By Miriam Vaswani
We wait at Blacks Harbour, New Brunswick for the ferry. We are four adults and one dog. The dog is restless from the drive through the mainland and wants to dive into the water.
I stand on the rocks and watch the boat shudder in fog. I was sick when we left home, but now my nausea has cooled and I can balance on the black stone.
￼We huddle on the top deck. The evening sun is blinding, but the wind is cold, and strong enough to push me hard against a rail, and to leave a bruise. We talk about the island; dulce from Dark Harbour, and the day they burned down the drug dealer’s house.
The Bay of Fundy is illuminated. The islands are backlit like woodcut decorations of forests and villages, but the ocean smells wild and my hair is ragged with salt.
We camp beside the ocean in Anchorage Provincial Park. From boat to camp, I watch wooden houses click past the car window. They are like the ones I grew up in; square, painted white or blue. They stand with their backs to the water. I know their insides, which are built to survive winter and keep quiet about certain things.
On the road, someone has mounted a bull moose head on the front of their house. At the edge of the park, three deer skulls are nailed to a porch. In another window, there are curtains in a print that was mass-produced in the 1980s. It is pink with sexless, smooth-stemmed roses; the madonna of Fabricville.
There is a petrified tree on the beach. We find it at sunset, while the dog begs us to throw rocks into the ocean. Up close, it looks like the lungs of a tree, but it is cold enough to make my fingertips curl away.
Late at night, my sister hands me a headlamp from inside her blankets. Rabbits scatter in the wet grass, and dandelions shut their heads tight. Something larger bolts in the bushes. For a moment, I can’t remember if it’s best to make more noise, or less.
I remember another campground, on another island, with rose thorns and red-eyed hares. My sister was there, too; we were two immigrant children with inherited memory, small in our home of forest, ocean and snow.
Near the camp, there is an oval of hurt grass with black fabric at its perimeter, where the University of New Brunswick used to decompose beached whales.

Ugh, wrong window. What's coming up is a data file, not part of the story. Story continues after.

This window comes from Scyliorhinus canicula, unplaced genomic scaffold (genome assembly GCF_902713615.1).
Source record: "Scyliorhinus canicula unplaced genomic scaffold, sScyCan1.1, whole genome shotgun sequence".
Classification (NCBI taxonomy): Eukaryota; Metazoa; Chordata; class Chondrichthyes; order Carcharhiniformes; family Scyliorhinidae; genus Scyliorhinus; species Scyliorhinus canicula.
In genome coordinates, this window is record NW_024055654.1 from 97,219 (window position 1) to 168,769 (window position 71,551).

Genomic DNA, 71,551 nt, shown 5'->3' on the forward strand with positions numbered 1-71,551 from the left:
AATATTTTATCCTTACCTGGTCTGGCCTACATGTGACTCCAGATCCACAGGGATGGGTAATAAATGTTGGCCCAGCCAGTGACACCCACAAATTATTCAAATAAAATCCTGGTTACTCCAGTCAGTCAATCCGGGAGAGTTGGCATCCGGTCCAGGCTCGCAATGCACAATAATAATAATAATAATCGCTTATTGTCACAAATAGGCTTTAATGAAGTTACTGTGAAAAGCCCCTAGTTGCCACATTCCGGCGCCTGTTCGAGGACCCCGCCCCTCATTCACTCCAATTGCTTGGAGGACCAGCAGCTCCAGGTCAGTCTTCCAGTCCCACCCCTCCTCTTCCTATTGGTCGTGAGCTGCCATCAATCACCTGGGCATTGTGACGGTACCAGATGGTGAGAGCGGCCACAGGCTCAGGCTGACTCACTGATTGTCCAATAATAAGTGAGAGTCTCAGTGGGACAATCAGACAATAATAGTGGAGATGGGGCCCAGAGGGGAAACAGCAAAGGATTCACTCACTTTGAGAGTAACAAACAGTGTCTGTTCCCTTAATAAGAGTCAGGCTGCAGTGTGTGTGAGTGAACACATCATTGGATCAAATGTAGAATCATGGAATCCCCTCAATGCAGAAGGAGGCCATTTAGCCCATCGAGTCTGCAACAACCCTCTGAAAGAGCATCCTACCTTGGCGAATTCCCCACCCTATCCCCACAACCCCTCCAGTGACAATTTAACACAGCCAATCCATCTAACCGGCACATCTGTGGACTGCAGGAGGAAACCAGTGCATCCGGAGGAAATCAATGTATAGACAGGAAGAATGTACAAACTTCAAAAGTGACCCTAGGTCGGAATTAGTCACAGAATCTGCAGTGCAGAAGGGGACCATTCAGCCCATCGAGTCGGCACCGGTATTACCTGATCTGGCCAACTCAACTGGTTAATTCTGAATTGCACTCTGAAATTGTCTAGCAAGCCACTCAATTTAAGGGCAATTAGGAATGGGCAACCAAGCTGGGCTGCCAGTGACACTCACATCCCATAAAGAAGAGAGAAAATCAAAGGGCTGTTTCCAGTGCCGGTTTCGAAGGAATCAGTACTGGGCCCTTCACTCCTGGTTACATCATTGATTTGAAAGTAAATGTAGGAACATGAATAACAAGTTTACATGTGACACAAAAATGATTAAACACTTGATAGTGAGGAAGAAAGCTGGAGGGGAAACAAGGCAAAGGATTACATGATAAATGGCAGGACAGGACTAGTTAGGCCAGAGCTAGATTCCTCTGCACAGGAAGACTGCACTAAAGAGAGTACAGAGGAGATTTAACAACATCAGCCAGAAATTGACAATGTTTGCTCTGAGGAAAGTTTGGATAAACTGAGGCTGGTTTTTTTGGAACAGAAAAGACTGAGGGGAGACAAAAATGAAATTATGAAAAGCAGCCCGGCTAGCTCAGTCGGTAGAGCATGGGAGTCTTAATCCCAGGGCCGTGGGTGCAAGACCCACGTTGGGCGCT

Whales come to the Bay in late June. They will arrive in two or three weeks, and stay until October. I listen to the dark water at night and think of their language. They use the godless grammar of the Atlantic.
The Bay takes and returns 160 billion tonnes of sea water each day, exposing fossils and sculpting flower pots in sandstone. I grew up on the mainland of this province, and so I am a mainlander, but I have been gone for twenty years. I had to leave and come back to feel the weight of 160 billion tonnes of sea water.
￼We walk the southwest head of the island. A bald eagle flies from the cliff to the herring weir. She came from the forest behind us, and I wonder if she was eyeing the dog, who is oblivious to the dangers we see; rock edge, eagle claw. He wants to swim. I would like to swim with him.
￼The eagle circles the weir and vanishes, then returns. Her weight dips and rises. I remember a transatlantic flight when I was a child, suddenly knowing the calculation of science that kept us alive and moving.
We move inland from the cliff edge. A doe cuts the narrow forest path ahead of us. She moves so delicately that only one of us, the most experienced in the forest, sees her. The dog sniffs her tracks and moves on.
The path widens into a logging road. We speak more easily here, walking side by side with room between us, which opens and closes as we navigate spring melt and coyote shit.
The cliffs are Triassic lava. People made a home here for thousands of years. I’ve never said the island’s name aloud, although I am from this province.
￼I look for a spoken history and find stories that are not mine to tell. When I was a teenager, someone told me I shouldn’t hitchhike in case men on the road mistook me for an indigenous girl. I learned my neighbours’ history through the places in my skin that absorb terror, but didn’t learn the real names for the land until, too late, I thought to ask.
Privateers sheltered from storms in the Bay, and settlers disputed the island’s place in the world. That wasn’t so long ago.
￼We are four settlers and one dog. We keep the dog on his leash while we walk the steep coast, because he wants to swim the way birds want to fly and whales want to dive. When he gets to the beach, he runs for the low tide.
A coil of mooring rope washes up at Deep Cove, cluttered with dark shells, and the ghost of synthetic blue on its skin. The sun is low now, and our shadows are long. We vanish into the rocks.
Our campfire smokes, but we keep trying with kindling hacked from the bush. I want to remember this. I list the details; grey toque, green flannel, axe, earth on the dog’s paws, cigarette, beer can, an itch on my knee where a mosquito skewered my leggings. Ash in the pockets of my borrowed jacket. And later, the smell of smoke in beards, hair, blankets.
Early the next morning, I dream that we have smoked ourselves like herrings during the night.
With thanks to Josh Tompkins for research.
Miriam Vaswani is a Canadian writer and editor, currently based in London, previously in Glasgow, Delhi, Moscow, Tunis and Stuttgart. She’s the author of Frontier, a novella, and her short fiction has appeared in Gutter, Valve, untethered, Tin House, Retort, Newfound, Outside In Literary and Travel Magazine and the anthology Whereabouts: Stepping out of Place.